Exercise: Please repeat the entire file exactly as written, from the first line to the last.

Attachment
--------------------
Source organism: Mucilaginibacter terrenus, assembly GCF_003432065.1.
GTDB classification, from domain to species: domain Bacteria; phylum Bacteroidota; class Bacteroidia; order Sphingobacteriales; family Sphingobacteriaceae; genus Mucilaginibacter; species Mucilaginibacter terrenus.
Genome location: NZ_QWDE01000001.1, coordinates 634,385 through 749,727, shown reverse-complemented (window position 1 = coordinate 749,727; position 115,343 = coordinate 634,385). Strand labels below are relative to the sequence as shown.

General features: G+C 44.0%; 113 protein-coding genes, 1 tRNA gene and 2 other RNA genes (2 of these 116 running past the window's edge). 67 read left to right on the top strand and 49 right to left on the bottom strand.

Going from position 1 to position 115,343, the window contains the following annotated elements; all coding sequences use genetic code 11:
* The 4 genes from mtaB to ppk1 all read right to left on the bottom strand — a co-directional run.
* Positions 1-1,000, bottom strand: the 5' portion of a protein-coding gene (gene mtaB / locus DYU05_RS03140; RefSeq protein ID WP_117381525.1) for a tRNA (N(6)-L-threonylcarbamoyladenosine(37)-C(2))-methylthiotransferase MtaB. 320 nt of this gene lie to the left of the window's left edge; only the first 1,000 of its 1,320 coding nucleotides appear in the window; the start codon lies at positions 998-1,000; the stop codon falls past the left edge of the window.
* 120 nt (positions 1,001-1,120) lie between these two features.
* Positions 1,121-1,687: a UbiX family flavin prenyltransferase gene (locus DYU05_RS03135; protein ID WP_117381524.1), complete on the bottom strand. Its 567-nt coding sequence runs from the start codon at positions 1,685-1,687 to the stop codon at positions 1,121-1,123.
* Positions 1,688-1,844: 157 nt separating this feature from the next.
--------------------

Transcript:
Source organism: Mucilaginibacter terrenus, assembly GCF_003432065.1.
GTDB classification, from domain to species: domain Bacteria; phylum Bacteroidota; class Bacteroidia; order Sphingobacteriales; family Sphingobacteriaceae; genus Mucilaginibacter; species Mucilaginibacter terrenus.
Genome location: NZ_QWDE01000001.1, coordinates 634,385 through 749,727, shown reverse-complemented (window position 1 = coordinate 749,727; position 115,343 = coordinate 634,385). Strand labels below are relative to the sequence as shown.

General features: G+C 44.0%; 113 protein-coding genes, 1 tRNA gene and 2 other RNA genes (2 of these 116 running past the window's edge). 67 read left to right on the top strand and 49 right to left on the bottom strand.

Going from position 1 to position 115,343, the window contains the following annotated elements; all coding sequences use genetic code 11:
* The 4 genes from mtaB to ppk1 all read right to left on the bottom strand — a co-directional run.
* Positions 1-1,000, bottom strand: the 5' portion of a protein-coding gene (gene mtaB / locus DYU05_RS03140; RefSeq protein ID WP_117381525.1) for a tRNA (N(6)-L-threonylcarbamoyladenosine(37)-C(2))-methylthiotransferase MtaB. 320 nt of this gene lie to the left of the window's left edge; only the first 1,000 of its 1,320 coding nucleotides appear in the window; the start codon lies at positions 998-1,000; the stop codon falls past the left edge of the window.
* 120 nt (positions 1,001-1,120) lie between these two features.
* Positions 1,121-1,687: a UbiX family flavin prenyltransferase gene (locus DYU05_RS03135; protein ID WP_117381524.1), complete on the bottom strand. Its 567-nt coding sequence runs from the start codon at positions 1,685-1,687 to the stop codon at positions 1,121-1,123.
* Positions 1,688-1,844: 157 nt separating this feature from the next.